Large S.C. district rolls out 1:1 computing initiative
Administrators in the Richland School District Two in Columbia, S.C., made the decision to pursue a 1:1 computing environment in 2011. But with a target of over 19,000 district students in grades 3-12, and a wide variety of devices on the market to choose from, putting a computing device in the hands of every student was no easy task.
"We created a 1:1 planning committee," says Donna Teuber, technology integration coordinator for the district. "The committee created a three-phase timeline for 1:1 implementation, gradually adding grades until all students in third grade through high school have a device by August 2013."
Selecting the right technology was a crucial early step. "As part of the process, we asked our teachers, principals and technology specialists what was most important to them instructionally in a device, and demonstrated a number of options," says Teuber. "We came out of that process deciding on the Google Chromebook."
A new type of laptop computer from Google, Chromebooks offer thousands of apps, integrate seamlessly with Google Apps, include built-in virus protection, automatically update and back up data in the cloud, and boot up in just eight seconds.
"We use Google Apps for Education in our district; all of our students and staff have Gmail accounts, and we use applications like Google Drive for document sharing and storage and Google Sites for website hosting," says Teuber. "Chromebooks made a lot of sense because they work so well with all of the other tools from Google that we already use. Other devices we looked at, such as tablets, didn't lend themselves to the full features of these tools."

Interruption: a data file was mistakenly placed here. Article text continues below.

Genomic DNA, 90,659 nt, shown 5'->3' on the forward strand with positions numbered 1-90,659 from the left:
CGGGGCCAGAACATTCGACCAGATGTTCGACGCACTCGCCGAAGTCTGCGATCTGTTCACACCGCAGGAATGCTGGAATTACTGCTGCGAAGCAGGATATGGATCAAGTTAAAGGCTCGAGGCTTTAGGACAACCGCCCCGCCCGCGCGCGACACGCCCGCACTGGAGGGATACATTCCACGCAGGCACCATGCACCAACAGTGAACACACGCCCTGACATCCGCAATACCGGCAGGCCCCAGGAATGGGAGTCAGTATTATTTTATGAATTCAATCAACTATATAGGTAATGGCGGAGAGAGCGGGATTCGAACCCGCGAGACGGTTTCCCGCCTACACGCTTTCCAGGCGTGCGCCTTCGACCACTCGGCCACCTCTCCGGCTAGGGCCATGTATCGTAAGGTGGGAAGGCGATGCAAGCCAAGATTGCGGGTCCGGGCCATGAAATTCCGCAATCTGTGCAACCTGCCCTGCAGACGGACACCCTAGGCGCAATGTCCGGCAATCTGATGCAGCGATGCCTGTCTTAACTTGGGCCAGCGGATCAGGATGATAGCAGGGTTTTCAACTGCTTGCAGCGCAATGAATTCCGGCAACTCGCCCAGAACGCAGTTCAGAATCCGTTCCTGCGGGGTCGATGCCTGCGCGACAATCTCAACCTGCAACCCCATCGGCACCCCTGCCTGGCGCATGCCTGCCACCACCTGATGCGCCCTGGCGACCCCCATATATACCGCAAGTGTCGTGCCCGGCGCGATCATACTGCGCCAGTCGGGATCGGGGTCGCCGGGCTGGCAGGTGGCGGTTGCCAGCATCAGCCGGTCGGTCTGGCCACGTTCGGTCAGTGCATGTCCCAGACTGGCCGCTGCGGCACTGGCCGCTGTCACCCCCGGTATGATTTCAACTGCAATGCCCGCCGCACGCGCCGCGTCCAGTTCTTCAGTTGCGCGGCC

Richland's students can write papers on their Chromebooks, upload them to Google Drive, and then use collaborative tools such as Google Chat to discuss projects in real time, for example. "We find students thrive on this sort of collaboration, and become more engaged," says Teuber. "We want our learning to be personalized, authentic and collaborative, and Chromebooks enable this type of learning."
It isn't only students who are benefiting, however; technology administrators have found Chromebooks easy to maintain, a crucial feature for such a large 1:1 implementation. "Right out of the box, the Chromebooks are ready to go; they don't need imaging or additional antivirus software, users simply open it and log in with their Google account," Teuber says. "Software updates are automatic, and through the management console, administrators can deliver applications or filter Internet content, even when students take their devices home."
Teuber has learned a lot already from the beginning of the initiative, and is quick to share advice for other districts. "Ask yourself what you want students to do, and what you want to see in the classroom. Ultimately, it's not about the device, it's about teaching and learning. For us, the security, speed and ease of use of Chromebooks meant we did not have to focus on the device. When you walk into our classrooms, no one is struggling with a device, trying to fix something or troubleshoot, or waiting for a laptop to boot up or update. Instead, students are working and learning, using their Chromebooks. And that's what you want to see."
For more information, visit http://goo.gl/AVq74